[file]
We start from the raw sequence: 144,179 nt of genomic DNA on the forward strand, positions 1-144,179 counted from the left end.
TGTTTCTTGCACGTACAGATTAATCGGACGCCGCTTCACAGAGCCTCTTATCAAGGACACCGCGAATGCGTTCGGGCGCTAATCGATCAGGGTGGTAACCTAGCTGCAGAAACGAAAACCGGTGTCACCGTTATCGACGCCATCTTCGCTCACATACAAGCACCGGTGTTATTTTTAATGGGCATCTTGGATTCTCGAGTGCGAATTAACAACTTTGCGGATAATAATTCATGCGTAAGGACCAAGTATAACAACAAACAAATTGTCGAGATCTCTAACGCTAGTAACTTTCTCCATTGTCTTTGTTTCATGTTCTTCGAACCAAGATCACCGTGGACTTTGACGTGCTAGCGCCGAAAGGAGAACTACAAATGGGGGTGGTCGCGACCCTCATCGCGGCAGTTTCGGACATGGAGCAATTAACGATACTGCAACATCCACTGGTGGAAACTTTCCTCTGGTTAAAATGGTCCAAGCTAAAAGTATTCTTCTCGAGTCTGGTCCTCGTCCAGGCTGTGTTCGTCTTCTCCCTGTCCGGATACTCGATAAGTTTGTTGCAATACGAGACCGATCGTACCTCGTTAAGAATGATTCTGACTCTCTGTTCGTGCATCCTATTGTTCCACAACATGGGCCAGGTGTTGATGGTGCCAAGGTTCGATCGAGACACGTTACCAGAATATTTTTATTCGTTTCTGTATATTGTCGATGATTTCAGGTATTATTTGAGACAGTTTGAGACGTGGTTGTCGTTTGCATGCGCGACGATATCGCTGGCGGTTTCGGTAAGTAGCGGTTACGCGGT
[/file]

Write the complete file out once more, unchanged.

We start from the raw sequence: 144,179 nt of genomic DNA on the forward strand, positions 1-144,179 counted from the left end.
TGTTTCTTGCACGTACAGATTAATCGGACGCCGCTTCACAGAGCCTCTTATCAAGGACACCGCGAATGCGTTCGGGCGCTAATCGATCAGGGTGGTAACCTAGCTGCAGAAACGAAAACCGGTGTCACCGTTATCGACGCCATCTTCGCTCACATACAAGCACCGGTGTTATTTTTAATGGGCATCTTGGATTCTCGAGTGCGAATTAACAACTTTGCGGATAATAATTCATGCGTAAGGACCAAGTATAACAACAAACAAATTGTCGAGATCTCTAACGCTAGTAACTTTCTCCATTGTCTTTGTTTCATGTTCTTCGAACCAAGATCACCGTGGACTTTGACGTGCTAGCGCCGAAAGGAGAACTACAAATGGGGGTGGTCGCGACCCTCATCGCGGCAGTTTCGGACATGGAGCAATTAACGATACTGCAACATCCACTGGTGGAAACTTTCCTCTGGTTAAAATGGTCCAAGCTAAAAGTATTCTTCTCGAGTCTGGTCCTCGTCCAGGCTGTGTTCGTCTTCTCCCTGTCCGGATACTCGATAAGTTTGTTGCAATACGAGACCGATCGTACCTCGTTAAGAATGATTCTGACTCTCTGTTCGTGCATCCTATTGTTCCACAACATGGGCCAGGTGTTGATGGTGCCAAGGTTCGATCGAGACACGTTACCAGAATATTTTTATTCGTTTCTGTATATTGTCGATGATTTCAGGTATTATTTGAGACAGTTTGAGACGTGGTTGTCGTTTGCATGCGCGACGATATCGCTGGCGGTTTCGGTAAGTAGCGGTTACGCGGT